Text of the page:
Thursday, December 15, 2016

London House Prices See Biggest December Drop in Six Years

Shoppers looking to capitalize on recent discounts and include a central London house purchase on their Christmas lists might want to hold off as experts predict further price cuts are coming. 

Average asking prices in London dropped 4.3%, or by £27,678 ($35,091), in December to £616,160 ($780,567), according to Rightmove, a U.K.-based property website. Prices have fallen in six of the past eight months.

While falls in asking prices are common at this quieter time of year, this month’s drop is the largest in December for six years, indicating ongoing weakness, the report said, especially in inner London and at the upper price brackets.

The decrease in asking prices was largely driven by London’s central boroughs, which are traditionally the most expensive. Asking prices there slid 6% to £784,620 ($994,642) and 2.4% in the outer boroughs to £503,519 ($638,329).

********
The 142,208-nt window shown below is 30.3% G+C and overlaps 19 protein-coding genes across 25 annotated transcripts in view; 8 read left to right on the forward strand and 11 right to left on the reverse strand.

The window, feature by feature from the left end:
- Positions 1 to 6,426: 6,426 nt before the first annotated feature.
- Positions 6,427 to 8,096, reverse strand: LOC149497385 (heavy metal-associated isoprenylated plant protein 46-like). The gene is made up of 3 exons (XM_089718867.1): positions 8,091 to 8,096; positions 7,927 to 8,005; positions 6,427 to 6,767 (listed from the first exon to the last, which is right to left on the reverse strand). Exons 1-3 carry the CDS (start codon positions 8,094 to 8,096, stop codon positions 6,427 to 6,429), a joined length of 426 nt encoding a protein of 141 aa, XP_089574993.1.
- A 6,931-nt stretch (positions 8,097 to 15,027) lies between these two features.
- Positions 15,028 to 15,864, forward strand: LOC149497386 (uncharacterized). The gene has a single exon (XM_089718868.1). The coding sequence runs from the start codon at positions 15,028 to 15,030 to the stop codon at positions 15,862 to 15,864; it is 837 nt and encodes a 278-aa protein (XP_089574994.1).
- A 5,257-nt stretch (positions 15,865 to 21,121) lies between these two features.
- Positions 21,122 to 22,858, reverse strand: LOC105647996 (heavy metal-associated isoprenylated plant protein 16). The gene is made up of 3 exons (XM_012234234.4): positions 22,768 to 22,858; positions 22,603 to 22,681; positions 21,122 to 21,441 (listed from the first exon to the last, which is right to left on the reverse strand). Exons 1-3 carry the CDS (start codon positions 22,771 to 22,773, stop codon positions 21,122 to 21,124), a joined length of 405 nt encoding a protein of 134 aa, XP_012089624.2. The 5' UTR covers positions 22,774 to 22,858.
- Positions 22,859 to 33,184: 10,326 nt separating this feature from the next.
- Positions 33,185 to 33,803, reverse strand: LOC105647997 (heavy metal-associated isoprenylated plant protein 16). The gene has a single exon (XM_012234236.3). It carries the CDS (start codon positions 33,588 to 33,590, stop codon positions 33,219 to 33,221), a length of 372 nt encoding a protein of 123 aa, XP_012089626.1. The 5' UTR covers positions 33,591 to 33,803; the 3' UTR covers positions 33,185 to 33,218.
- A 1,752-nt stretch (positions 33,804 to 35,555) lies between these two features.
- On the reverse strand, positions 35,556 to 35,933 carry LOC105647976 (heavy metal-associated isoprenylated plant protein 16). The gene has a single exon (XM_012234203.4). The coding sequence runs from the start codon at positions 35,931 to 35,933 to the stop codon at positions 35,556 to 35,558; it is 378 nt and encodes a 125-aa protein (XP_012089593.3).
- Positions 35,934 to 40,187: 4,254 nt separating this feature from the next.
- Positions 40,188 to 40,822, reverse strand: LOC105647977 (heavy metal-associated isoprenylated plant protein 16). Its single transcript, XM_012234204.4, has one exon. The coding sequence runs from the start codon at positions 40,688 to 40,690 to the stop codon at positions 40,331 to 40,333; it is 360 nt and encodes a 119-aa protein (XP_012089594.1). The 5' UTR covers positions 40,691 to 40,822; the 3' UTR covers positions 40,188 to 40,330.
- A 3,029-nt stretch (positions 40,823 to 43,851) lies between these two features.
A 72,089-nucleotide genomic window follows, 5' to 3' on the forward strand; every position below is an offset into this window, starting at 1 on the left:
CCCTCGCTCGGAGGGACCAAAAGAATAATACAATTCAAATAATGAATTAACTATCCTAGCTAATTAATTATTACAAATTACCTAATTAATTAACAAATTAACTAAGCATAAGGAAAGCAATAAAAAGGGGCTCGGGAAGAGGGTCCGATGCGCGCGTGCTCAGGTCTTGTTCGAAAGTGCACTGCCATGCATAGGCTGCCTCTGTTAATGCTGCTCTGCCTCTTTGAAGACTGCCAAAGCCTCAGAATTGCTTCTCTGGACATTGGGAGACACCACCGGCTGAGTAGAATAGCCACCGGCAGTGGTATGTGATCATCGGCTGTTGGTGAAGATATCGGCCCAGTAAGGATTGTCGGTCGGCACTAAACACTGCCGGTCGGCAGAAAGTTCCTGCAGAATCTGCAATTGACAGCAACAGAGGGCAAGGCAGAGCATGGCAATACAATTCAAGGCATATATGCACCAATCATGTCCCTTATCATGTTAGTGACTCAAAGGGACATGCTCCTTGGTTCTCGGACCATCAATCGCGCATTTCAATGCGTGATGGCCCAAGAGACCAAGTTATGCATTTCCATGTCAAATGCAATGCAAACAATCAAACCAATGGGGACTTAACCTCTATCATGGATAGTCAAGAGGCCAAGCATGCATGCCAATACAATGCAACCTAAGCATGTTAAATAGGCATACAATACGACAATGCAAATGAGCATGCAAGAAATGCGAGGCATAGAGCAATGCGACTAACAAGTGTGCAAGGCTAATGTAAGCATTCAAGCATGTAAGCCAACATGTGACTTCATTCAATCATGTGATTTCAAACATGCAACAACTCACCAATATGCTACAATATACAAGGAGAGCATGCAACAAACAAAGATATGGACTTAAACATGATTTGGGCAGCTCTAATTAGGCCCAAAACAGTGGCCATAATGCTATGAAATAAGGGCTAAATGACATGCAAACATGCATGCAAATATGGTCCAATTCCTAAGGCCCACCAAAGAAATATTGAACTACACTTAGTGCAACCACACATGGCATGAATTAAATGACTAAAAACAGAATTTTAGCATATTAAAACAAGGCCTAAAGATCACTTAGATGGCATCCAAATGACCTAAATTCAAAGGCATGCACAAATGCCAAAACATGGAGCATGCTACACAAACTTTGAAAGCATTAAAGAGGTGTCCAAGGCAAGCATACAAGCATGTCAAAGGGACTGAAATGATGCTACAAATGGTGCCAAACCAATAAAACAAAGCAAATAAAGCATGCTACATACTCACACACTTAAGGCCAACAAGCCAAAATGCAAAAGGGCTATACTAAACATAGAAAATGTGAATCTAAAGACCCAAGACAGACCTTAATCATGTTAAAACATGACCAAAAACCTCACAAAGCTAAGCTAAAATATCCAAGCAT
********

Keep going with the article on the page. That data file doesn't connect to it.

At the very top end of the market, a large chunk of which is in the center of London, prices tumbled 13.6% to £1.38 million ($1.74 million).

According to Rightmove, the trend of falling prices in central London will continue—and actually get worse—into the new year as demand at current price levels lags behind more plentiful supply. 

The site is forecasting that prices will fall by a further 5% in 2017 as the “price bubble continues to deflate” as a result of weakening demand amid higher stamp duty rates and continued Brexit-related uncertainty.

“Inner London’s higher-end markets require massive funds to secure a property compared to the comparatively modest average prices in outer London, and now also attract a much larger bill for stamp duty,” said Miles Shipside, housing market analyst at Rightmove.

“Buyers are being put off the really big-ticket purchases,” Mr. Shipside said. “While sterling’s depreciation has helped to make things more attractive, the pressing need to purchase because of rising prices has disappeared. We therefore predict further price falls.” 

In contrast, asking prices in more affordable areas of outer London are set to rise 3% in 2017 as buyers look for more space and value, according to Rightmove.


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